Reviews For Trix
Reviewer: Gin110881 Signed Date: 2017.09.25 - 05:47PM Title: Flowers in the Spring
I honestly see no reason why Harry should voluntarily make his and Ginny's skills and knowledge public. The same goes for Teri's identity, he's even not sure about, isn't he? There are no laws that oblige him to do so. I don't understand his concerns. Apparently, he is less concerned about the fact that his students are still in the pub on a Monday evening after curfew, and most certainly have lessons the next morning.
Slight misinterpretation of my intent, and of Harry's & Ginny's angst. Their discomfort is not because they 'want' to reveal their secrets, but rather reflects the oppressive nature of 'needing' to keep such knowledge so closely guarded; of continually having to watch their step and watch their tongues. It is not a relaxing way to live.
As far as Harry's duties to identify Teri's heritage, he claims (to Rose Parkinson) that as the operator of a safe house that houses possible orphans, he has to make a good faith effort to document legal parentage and guardianship relationships of his wards. That doesn't mean that he has to volunteer that information, although if someone came along who claimed to be the parent or guardian of someone in his care, I suppose those documents could undergo legal scrutiny. Of course, anything that Rose herself offers is heresay, so at this point Harry wouldn't be obliged to tell anyone anything.
Glad you enjoyed the bit of messy winter fun!
Thanks again, Martin!
Reviewer: MollyandArthur Signed Date: 2016.04.10 - 04:19PM Title: Flowers in the Spring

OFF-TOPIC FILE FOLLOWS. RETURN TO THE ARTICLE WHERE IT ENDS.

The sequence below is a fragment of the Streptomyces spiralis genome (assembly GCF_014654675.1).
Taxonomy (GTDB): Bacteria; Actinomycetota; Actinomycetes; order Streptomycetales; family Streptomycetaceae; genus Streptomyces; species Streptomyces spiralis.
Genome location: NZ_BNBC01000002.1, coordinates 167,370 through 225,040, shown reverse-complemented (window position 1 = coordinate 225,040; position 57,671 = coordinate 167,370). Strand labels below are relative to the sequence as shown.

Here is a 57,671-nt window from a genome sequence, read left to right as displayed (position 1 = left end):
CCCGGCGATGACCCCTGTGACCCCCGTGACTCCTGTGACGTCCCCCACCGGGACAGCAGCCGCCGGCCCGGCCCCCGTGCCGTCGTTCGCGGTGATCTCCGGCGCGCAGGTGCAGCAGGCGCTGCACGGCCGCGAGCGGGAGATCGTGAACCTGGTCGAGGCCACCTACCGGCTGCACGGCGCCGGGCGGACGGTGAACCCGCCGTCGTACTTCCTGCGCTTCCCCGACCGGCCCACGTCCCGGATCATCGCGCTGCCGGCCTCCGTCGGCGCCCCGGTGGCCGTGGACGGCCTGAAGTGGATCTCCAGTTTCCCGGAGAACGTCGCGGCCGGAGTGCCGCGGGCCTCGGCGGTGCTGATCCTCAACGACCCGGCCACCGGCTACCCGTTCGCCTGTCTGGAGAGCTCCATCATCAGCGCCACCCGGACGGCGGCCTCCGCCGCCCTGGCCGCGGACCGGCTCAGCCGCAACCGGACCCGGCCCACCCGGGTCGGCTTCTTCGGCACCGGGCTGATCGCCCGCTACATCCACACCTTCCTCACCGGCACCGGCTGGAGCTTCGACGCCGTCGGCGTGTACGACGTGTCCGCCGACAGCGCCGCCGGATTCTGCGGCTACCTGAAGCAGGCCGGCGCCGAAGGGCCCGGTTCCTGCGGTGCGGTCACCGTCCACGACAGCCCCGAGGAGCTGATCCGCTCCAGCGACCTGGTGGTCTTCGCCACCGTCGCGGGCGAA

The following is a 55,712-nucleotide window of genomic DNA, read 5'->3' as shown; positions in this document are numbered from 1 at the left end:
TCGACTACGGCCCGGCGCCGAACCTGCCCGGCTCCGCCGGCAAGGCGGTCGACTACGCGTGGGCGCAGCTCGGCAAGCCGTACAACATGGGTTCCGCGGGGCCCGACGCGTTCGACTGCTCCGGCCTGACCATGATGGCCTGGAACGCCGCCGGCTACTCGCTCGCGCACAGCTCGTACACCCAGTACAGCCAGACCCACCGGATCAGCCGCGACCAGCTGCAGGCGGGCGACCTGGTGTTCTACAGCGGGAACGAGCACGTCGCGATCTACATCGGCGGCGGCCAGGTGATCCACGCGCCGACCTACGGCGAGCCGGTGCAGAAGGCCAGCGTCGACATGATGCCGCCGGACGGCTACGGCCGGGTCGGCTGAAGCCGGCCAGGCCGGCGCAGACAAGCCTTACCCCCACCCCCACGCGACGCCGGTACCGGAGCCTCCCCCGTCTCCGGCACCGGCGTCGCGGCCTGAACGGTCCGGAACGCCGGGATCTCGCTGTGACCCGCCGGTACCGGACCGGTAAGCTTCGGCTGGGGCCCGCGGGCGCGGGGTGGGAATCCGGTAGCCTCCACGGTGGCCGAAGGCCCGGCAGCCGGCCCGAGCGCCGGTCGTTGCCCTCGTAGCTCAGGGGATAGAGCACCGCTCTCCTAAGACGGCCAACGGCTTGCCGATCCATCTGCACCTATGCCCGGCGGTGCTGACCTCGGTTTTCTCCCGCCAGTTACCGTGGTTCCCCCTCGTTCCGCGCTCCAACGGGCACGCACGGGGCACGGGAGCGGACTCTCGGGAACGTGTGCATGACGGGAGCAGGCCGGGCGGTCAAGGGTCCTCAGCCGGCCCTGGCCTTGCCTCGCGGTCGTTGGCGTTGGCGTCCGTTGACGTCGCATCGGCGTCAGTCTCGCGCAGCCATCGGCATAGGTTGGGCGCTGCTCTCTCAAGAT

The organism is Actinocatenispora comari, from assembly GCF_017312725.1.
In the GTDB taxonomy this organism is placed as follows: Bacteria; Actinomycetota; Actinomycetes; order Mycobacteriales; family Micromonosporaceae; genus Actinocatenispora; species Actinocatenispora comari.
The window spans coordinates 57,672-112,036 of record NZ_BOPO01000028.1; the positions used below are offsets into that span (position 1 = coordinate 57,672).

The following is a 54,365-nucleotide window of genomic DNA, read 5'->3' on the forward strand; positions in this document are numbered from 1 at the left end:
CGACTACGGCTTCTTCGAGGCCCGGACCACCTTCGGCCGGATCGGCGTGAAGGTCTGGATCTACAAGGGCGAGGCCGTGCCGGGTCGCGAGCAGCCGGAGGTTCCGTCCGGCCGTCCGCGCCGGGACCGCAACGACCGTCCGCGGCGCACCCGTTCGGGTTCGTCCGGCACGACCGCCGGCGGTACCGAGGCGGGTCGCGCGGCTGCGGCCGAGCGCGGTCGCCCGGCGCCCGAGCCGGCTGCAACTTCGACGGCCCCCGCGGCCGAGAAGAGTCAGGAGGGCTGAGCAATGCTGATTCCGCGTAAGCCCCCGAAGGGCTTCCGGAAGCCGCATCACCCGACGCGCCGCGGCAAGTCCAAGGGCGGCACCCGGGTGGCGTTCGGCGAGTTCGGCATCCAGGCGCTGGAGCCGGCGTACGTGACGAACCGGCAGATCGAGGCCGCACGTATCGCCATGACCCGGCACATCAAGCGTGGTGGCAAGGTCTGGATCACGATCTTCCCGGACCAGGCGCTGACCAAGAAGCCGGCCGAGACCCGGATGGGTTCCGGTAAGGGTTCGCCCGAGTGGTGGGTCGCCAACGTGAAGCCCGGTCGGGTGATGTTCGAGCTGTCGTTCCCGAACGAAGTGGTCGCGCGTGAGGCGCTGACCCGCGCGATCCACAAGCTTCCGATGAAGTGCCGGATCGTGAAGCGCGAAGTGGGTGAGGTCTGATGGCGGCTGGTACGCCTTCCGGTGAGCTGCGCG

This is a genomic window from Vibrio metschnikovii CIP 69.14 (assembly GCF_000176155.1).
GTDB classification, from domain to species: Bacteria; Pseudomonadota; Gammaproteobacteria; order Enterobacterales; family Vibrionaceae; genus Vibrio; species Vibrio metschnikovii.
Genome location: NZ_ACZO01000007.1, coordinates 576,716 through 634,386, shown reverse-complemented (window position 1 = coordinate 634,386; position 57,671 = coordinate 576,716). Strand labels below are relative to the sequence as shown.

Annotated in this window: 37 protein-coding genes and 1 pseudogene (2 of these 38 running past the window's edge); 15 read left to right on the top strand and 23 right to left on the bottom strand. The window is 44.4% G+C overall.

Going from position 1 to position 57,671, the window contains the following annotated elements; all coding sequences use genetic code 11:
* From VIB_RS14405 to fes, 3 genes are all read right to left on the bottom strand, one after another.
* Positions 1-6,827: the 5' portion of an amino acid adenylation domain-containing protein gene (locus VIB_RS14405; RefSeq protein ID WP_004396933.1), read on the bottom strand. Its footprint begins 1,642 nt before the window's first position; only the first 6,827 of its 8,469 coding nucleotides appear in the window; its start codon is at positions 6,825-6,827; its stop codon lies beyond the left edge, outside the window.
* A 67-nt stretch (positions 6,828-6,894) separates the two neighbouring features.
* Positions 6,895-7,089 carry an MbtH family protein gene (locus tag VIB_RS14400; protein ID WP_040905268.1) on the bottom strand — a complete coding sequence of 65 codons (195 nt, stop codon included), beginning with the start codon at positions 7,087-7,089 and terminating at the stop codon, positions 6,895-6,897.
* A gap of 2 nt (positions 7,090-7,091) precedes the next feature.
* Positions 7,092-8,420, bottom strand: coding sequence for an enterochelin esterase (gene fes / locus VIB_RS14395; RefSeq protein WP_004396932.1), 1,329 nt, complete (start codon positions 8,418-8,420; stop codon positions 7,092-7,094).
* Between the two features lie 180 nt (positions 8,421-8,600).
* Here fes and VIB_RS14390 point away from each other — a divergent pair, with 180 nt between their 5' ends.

Okay, so Tracey was very creepy there at the end. I hope that Pansy realizes something is wrong soon and says something about it to one of the others. George and Fred should be careful about going out drinking with Blaise at a wizarding bar. They would probably be much safer in a muggle pub.
Trelawney would be most proud of you, MollyandArthur! I suspect that the background contrabass as throbbing with imminent foreboding during some of the sequences in this chapter.
Good point about finding a Muggle establishment instead of The Spiny Swampe -- entirely possible that things would have proven safer. Note that alcohol-related problems are a bit of a recurring theme in this story. I do not necessarily mean to sound like a teetotaler temperance type, although it has often struck me that DWM (drinking while magical) misadventures have a risk that exceeds that of your Muggle partier, and the villain(s) of the story may well see intoxication as a state ripe for exploiting.
Thank you very much for your most foresightful comments!
Reviewer: MisterBlack Signed Date: 2016.03.27 - 10:00PM Title: Flowers in the Spring
If Harry from two years ago could see the Harry present now, I wonder if he would look at him and recognize himself. Would he look at his choices and agree with himself or not?
Ah! Many many points on the money here!